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Posted by Fred Slone | May 06, 2014 | 0 Comments

The National Highway Traffic Safety Administration (NHTSA) has developed a series of “standardized” field sobriety tests for police to administer at roadside to assist officers in making decisions whether to arrest for DUI.  These tests include a horizontal gaze nystagmus test (HGN), a one leg stand test, and a walk-and-turn test.  “Standardized” means that the tests should be administered and scored in the same fashion by all police officers who conduct the tests prior to deciding whether to arrest for DUI.

NHTSA has developed a standardized protocol for administering and “scoring” these sobriety tests.[1]  This protocol includes specific instructions and demonstrations by the officer, so that the citizen will be aware of what he or she is actually being required to do on these tests.

So, what if the officer does not comply with the standardized protocol when the officer conducts these tests?  In other words, what if the instructions or demonstrations given by the officer, or the manner in which the officer conducts the tests, do not comply with the protocol developed by NHTSA?

NHTSA has stated in its Standardized Field Sobriety Testing training manuals that “IF ANY ONE OF THE STANDARDIZED FIELD SOBRIETY TEST ELEMENTS IS CHANGED, THE VALIDITY IS COMPROMISED.”[2]  This statement by NHTSA strongly suggests that information or “evidence” from these tests should not be considered by the officer or the courts if the officer fails to comply with NHTSA's standardized procedures in administering (or scoring) the tests.

Some Alaska courts have suggested that the results of field sobriety tests may be considered in determining whether there was probable cause to arrest even if the police deviate to some degree from the NHTSA's standardized procedures.  However, Alaska Appellate courts have also stated that if the officer fails to “substantially comply” with NHTSA's standardized procedures when conducting the test, the results of such tests may no longer have any evidentiary value in assessing whether one may be under the influence or have an illegal alcohol level.[3]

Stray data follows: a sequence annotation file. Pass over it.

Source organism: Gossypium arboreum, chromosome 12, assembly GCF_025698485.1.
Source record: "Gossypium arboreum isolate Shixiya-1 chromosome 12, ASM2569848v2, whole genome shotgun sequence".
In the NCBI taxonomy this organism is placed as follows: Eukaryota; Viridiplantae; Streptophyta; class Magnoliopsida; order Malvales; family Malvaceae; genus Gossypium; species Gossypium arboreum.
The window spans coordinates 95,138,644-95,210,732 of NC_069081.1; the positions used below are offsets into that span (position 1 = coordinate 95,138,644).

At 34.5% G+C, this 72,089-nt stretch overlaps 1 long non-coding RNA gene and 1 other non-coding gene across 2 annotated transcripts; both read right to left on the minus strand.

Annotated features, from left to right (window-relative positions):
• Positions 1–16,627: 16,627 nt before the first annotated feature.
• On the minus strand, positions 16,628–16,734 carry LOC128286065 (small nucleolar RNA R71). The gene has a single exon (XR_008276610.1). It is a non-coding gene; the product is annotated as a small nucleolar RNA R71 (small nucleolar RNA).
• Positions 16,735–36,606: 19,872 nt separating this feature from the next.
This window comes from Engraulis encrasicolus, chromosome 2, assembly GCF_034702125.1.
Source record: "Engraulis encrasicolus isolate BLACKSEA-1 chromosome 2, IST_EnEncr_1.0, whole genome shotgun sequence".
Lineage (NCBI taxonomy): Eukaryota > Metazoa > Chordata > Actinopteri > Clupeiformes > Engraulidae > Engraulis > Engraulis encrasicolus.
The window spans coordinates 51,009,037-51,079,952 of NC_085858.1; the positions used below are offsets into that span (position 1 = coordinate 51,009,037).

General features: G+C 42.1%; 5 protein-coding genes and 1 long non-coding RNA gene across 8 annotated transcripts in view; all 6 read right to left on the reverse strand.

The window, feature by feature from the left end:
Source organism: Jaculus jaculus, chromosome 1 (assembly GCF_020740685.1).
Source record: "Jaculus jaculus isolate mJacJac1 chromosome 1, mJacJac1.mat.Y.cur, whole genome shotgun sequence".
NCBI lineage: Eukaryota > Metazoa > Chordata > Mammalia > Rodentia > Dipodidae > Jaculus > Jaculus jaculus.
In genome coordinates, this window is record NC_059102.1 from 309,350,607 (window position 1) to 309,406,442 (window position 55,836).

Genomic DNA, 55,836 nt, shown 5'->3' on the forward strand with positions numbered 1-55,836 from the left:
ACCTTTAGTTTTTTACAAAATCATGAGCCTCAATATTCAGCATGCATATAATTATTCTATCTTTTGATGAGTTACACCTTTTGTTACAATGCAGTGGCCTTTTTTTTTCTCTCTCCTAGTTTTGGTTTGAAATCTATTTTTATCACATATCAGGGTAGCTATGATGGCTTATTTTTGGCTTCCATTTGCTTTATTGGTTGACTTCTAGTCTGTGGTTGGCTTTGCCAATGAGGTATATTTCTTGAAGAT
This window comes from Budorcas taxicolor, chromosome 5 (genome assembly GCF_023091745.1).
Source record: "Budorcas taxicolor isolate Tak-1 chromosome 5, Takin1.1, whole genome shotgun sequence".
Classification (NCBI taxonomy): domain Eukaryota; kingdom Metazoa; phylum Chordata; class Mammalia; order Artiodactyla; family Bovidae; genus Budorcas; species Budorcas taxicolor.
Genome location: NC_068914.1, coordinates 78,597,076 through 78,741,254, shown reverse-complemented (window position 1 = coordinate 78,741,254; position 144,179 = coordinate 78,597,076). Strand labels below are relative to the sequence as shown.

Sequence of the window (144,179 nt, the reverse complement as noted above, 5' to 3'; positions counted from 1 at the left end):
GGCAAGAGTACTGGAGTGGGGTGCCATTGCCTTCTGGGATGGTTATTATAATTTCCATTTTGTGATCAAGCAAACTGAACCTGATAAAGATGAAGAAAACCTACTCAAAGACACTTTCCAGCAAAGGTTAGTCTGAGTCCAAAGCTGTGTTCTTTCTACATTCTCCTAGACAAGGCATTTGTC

In a recent case litigated by the author (April, 2014) a police officer with 18 years' experience administered the entire HGN test in approximately 37 seconds.  On cross-examination by defense counsel, the officer acknowledged that if he had conducted the test in compliance with NHTSA standardized procedures, it would have taken approximately twice that time to properly administer the test.  The officer also acknowledged that he failed to administer each phase of the test at least twice, as required by NHTSA, to ensure that the nystagmus (jerking of the eyeball as it is following a stimulus) was in fact present.  The officer also acknowledged that NHTSA requires that the stimulus be held at least 4 seconds at maximum deviation during the HGN test.  The video of the arrest showed that the officer failed to hold the stimulus that long.

In this case the officer also failed to properly demonstrate the walk-and-turn test.  The officer actually turned the wrong direction when he was demonstrating the test, creating a test condition that essentially ensured that the client would not be able to perform the test without showing some “clues.”

The trial judge, after an evidentiary hearing, found that the officer's failure to comply with the NHTSA procedures when conducting these tests was substantial.  Because there was not significant evidence of intoxication if the results of these tests were excluded (although there was an odor of alcohol and admission to drinking some beer), the trial judge ruled that there was not probable cause to arrest.  The judge granted Slone's motion to suppress all evidence obtained after the arrest, including a later breath alcohol test result above the legal limit.  The prosecution then dismissed the case entirely.

A thorough knowledge of all of NHTSA's standardized field sobriety testing protocol can provide the DUI defense lawyer with ammunition necessary to successfully challenge the legality of a DUI arrest, where the officer fails to substantially comply with those defined procedures.  In the case above a DUI arrest by an 18 year veteran officer was held to be illegal, and the DUI charge was dimissed.

[1] See, e.g., Standardized Field Sobriety Testing Student Manual, August 2006 (U.S. Dept. of Transportation, National Highway Traffic Safety Administration).

[2] Id., 2006 Student Manual, at page VIII-19 (bold, capitalized letters in original).

[3] Ballard v. State, 955 P.2d 931, 941042 (Alaska App. 1998); Castro v. State, 1998 WL 16509, at p. 6, note 2 (Alaska App. Nos. A-6066, A-6086, April 8, 1998, unpublished) (HGN results are admissible unless “test procedures were so substandard as to preclude any reasonable juror from concluding that the results were meaningful.”)

About the Author

Fred Slone

In practice since 1983 and widely regarded as the attorney with the most extensive knowledge of drunk driving laws, defenses, and the science behind alcohol testing, Attorney Fred Slone is often referred to as "the lawyer to see" for drunk driving defense in Alaska.


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Time is of the essence in drunk driving cases. By waiting, you may lose your driver's license, and risk losing opportunities to defend your case. To speak with an attorney today, please call Attorney Fred Slone at 907-677-9393.